I got my first cellphone when I began my freshman year at UNT in 1996. The calling plan was pricy, so that phone was for emergency use only. I stashed the phone in the glove compartment of my car and rarely touched it.
In my interview with Assistant U.S. Attorney Mandy Griffith for a profile in The North Texan alumni magazine, she and I reminisced about the clunky technology of our college days. (Our undergraduate years at UNT overlapped a bit, although we didn't know each other then.) I told her about my emergency cell phone; she told me about pagers she carried.
How times have changed. Now, my iPhone is like an appendage; I use it every day. These days, smartphones are common, Internet access seems to be almost everywhere, and even toddlers know how to use iPads and iPhones. Technology makes our lives so much easier in so many ways. But in her role prosecuting child sexual exploitation cases, Griffith sees the atrocities of technology in the wrong hands.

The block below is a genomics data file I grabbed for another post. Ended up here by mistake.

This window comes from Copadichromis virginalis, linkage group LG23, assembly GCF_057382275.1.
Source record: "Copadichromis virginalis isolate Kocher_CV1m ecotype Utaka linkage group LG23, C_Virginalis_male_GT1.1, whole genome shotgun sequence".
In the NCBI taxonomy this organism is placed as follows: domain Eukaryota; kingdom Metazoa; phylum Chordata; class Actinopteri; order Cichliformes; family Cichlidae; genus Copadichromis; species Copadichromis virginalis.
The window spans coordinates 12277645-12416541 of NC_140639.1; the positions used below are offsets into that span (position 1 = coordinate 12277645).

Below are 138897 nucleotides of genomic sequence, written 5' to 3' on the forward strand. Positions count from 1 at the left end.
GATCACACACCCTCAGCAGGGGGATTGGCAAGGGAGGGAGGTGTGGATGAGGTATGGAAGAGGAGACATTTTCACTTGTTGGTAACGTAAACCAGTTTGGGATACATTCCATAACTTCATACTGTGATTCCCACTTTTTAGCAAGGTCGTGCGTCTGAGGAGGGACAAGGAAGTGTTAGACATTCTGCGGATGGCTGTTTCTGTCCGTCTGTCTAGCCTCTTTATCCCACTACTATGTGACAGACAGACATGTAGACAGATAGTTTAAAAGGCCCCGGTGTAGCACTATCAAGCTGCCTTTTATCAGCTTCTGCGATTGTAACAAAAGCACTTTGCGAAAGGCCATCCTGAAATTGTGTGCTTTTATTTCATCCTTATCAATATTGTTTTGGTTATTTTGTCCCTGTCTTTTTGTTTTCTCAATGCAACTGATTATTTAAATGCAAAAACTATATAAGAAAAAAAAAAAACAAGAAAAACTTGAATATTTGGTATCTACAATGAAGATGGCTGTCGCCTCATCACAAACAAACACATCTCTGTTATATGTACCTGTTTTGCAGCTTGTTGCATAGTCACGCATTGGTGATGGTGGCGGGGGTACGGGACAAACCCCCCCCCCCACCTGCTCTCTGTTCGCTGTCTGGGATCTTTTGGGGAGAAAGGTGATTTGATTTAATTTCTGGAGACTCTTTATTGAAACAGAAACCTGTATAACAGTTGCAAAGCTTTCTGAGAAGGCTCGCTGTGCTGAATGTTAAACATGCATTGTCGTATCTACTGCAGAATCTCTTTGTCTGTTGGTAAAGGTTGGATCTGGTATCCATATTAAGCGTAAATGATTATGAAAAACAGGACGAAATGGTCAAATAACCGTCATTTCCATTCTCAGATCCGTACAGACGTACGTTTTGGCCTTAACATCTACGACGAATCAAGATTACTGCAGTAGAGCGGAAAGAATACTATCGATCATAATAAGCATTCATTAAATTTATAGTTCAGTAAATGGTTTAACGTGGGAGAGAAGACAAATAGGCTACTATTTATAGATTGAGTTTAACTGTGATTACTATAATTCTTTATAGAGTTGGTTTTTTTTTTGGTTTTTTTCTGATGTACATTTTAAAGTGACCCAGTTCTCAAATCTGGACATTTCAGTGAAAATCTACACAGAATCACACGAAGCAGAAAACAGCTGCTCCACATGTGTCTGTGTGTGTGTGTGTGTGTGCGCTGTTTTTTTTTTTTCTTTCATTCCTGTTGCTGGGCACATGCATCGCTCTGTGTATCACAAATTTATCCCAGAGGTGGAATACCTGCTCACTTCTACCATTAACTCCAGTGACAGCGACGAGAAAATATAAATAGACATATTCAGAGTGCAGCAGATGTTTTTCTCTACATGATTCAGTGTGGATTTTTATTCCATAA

As a mother myself, I asked Griffith how parents can protect their kids in today's age of exploding technology. She says parents should start talking to their kids about Internet safety at a young age. Tell kids about the long-term consequences of information going viral, she says. She reminds parents, "It's OK to be a parent." And she tells kids, "There's no constitutional right to a cellphone."
After all, some of us did survive without cellphones.
Parents, get more Internet safety tips from Project Safe Childhood.